Friday, March 22, 2013

Review: 'Walls Within Walls' by Maureen Sherry

After their father strikes it rich as a video game developer, the Smithfork siblings are forced to move away from their cozy Brooklyn home to a stuffy apartment in wealthy Manhattan. CJ, Brid and Patrick are, understandably, unhappy about their new life in a strange apartment, at new private schools and surrounded by spoiled rich kids. But when they stumble across clues to a decades-old treasure hunt left by the original owner of the apartment, things start to look up. Now the kids are on a race around New York City to find clues leading to the treasure, uncover secrets long buried, and overcome their own challenges.

I approached this book, the current pick for a tween book club I co-host, hoping for something similar to The Westing Game or From the Mixed-Up Files of Mrs. Basil E. Frankweiler - a good old-fashioned mystery. Unfortunately, what promised to be a fun, adventurous treasure hunt across New York City was ultimately crushed under the weight of poorly written sentences, one-dimensional characters, and an implausible mystery.

One of this book’s biggest flaws was the amateur writing style and unbelievable dialogue. First novels are always tricky (even the first Harry Potter novel is messily written), but I still found it difficult to wade through the poorly constructed sentences in order to focus on the mystery. The dialogue, in particular, was jarring and unrealistic. In the acknowledgements, I believe, Sherry references listening in on the conversations of her own children and their friends and building her dialogue stylistically from what she heard. I don’t have children of my own, but the kids I do know are far more interesting, animated and age-appropriate than the Smithfork siblings. Dialogue should be a window into each character’s personality, but the dialogue in Walls Within Walls was flat and interchangeable.

This novel also suffers from one-dimensional characters. Part of this can be attributed to the poorly utilized third person omniscient point of view, which allows readers to see bits and pieces of all the characters, but doesn't seem to give them any depth. At the end of the novel, main characters still lacked real personality, and secondary characters were merely cardboard cutouts present only to spout long informational paragraphs or further a plot point.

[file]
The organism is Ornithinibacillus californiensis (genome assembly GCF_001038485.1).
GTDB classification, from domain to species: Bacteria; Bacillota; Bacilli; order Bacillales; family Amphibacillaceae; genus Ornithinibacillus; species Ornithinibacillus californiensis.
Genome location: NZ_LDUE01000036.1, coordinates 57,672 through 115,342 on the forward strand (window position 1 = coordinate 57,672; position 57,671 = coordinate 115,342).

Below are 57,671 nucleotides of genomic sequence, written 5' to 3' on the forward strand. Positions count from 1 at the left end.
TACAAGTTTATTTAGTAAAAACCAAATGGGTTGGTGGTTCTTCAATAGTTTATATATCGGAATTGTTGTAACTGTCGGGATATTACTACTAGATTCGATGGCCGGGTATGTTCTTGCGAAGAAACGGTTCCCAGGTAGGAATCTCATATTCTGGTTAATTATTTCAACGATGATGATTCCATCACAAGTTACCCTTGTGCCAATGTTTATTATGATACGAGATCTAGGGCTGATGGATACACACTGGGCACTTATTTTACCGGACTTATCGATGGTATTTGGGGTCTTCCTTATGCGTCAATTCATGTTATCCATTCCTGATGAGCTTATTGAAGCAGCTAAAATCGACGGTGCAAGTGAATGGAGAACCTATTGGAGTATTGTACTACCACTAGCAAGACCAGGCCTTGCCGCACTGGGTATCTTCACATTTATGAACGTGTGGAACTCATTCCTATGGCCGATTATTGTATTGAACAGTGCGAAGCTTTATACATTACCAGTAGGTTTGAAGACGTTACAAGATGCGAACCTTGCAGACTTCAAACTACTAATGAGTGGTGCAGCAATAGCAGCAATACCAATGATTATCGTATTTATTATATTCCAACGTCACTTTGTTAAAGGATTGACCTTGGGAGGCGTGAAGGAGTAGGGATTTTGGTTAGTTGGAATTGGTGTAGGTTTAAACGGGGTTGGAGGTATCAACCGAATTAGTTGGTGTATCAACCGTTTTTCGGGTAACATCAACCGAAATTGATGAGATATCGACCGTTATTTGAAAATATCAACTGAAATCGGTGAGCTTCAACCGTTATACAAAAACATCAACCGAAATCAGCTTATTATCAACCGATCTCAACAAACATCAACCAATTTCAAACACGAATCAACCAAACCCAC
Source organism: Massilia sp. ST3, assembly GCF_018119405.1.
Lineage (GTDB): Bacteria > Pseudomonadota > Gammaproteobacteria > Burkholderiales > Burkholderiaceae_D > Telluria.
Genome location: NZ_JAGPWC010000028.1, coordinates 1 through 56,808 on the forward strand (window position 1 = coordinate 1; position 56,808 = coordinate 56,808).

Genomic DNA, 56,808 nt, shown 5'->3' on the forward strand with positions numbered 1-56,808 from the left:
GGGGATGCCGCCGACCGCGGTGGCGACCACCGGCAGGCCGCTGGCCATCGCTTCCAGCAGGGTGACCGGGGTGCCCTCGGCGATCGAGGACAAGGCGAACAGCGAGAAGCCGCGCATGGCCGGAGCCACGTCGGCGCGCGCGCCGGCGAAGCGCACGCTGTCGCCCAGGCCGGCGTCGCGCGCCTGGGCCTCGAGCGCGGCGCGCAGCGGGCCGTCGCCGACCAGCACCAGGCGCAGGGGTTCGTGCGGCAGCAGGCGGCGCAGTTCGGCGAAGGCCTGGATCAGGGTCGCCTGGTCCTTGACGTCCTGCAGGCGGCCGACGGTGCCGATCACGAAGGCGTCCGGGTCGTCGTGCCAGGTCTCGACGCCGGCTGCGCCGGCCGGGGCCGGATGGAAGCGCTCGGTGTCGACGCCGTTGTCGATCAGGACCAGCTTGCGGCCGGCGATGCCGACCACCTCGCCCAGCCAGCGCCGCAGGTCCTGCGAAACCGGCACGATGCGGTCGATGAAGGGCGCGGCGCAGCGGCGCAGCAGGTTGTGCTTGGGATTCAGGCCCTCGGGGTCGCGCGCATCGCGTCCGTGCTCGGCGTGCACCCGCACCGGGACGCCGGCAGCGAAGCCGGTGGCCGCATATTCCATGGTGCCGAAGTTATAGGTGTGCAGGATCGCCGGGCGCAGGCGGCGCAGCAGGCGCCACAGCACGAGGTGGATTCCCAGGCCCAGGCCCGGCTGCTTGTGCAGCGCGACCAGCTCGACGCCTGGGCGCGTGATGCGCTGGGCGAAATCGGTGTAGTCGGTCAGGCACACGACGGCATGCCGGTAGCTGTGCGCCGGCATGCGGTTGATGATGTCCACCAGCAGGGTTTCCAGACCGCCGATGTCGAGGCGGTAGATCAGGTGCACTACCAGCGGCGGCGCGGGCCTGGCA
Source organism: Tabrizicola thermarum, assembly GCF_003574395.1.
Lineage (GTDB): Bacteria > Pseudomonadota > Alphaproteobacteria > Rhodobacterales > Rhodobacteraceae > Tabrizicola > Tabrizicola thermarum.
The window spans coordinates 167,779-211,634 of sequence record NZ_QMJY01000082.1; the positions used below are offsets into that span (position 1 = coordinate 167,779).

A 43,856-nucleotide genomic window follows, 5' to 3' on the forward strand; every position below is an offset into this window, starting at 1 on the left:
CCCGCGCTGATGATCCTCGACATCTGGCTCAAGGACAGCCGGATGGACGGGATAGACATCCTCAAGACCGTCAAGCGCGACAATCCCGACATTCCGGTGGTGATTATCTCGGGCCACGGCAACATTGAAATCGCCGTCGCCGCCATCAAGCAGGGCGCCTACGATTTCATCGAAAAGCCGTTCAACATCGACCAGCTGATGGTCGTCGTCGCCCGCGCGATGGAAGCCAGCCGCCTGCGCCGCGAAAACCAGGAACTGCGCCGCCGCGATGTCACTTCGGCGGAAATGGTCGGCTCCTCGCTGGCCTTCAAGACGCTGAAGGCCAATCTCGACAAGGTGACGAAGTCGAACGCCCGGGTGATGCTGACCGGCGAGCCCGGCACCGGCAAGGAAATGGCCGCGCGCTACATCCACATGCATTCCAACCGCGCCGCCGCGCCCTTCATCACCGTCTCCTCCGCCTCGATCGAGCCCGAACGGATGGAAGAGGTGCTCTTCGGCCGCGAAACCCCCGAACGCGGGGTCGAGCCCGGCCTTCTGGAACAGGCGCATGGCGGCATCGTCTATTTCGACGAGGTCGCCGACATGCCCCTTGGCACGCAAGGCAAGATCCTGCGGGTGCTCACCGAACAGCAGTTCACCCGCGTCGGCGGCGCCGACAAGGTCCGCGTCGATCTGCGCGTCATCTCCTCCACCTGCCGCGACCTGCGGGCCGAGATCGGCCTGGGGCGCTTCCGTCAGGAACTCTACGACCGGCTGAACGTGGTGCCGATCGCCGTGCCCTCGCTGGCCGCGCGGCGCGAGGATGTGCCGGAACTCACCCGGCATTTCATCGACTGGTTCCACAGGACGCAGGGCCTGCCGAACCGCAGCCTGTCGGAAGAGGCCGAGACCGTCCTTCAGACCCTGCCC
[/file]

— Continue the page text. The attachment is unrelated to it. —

Children are incredibly dynamic and I think Sherry missed a real opportunity to tap into the quirky things they say and do. Instead of three siblings like those in Lemony Snicket's A Series of Unfortunate Events, who are cleverly drawn with separate behaviors and interests, the Smithfork siblings are carbon copies of each other. A more unique grouping would have given the book added personality and wider appeal.

There is always some suspension of disbelief necessary when reading a mystery novel, particularly those involving children. Why would a child with limited knowledge and life experience be able to solve a mystery that has stumped hundreds of professionals? Usually I can overlook that and accept the plot for what it is. Not so this time. In Walls Within Walls, it is specifically mentioned that people have studied the apartment many times over with infrared technology and other fancy equipment, all of which should have been more than capable of finding the clues the Smithfork kids stumbled across so easily.

Even engaging the necessary suspension of disbelief required for juvenile mysteries, I still thought the mystery was inconsistent. Tying poetry to architecture is an interesting concept, perfect for a setting as rich in history and culture as New York City, but it wasn't always exciting. I did like how Sherry eschewed some of the more well-known tourist attractions and showed readers another side of the city but, on the whole, I think the city could have been a stronger component. I also felt like some of the clues didn't logically lead to the destination the characters thought they should. Some points in the mystery just didn't make sense (including the final destination), and the credibility of the story suffered for it.

The first book in a new series, Walls Within Walls had the potential to be an exciting adventure story, but ultimately could fails to deliver on its promise. However, this opinion is not a popular one, so give this book to your kids, who will probably love it, but approach it yourself with extreme caution.

Book Source: Local library
Reviewer: Kimberly

Recommended Ages: 9+

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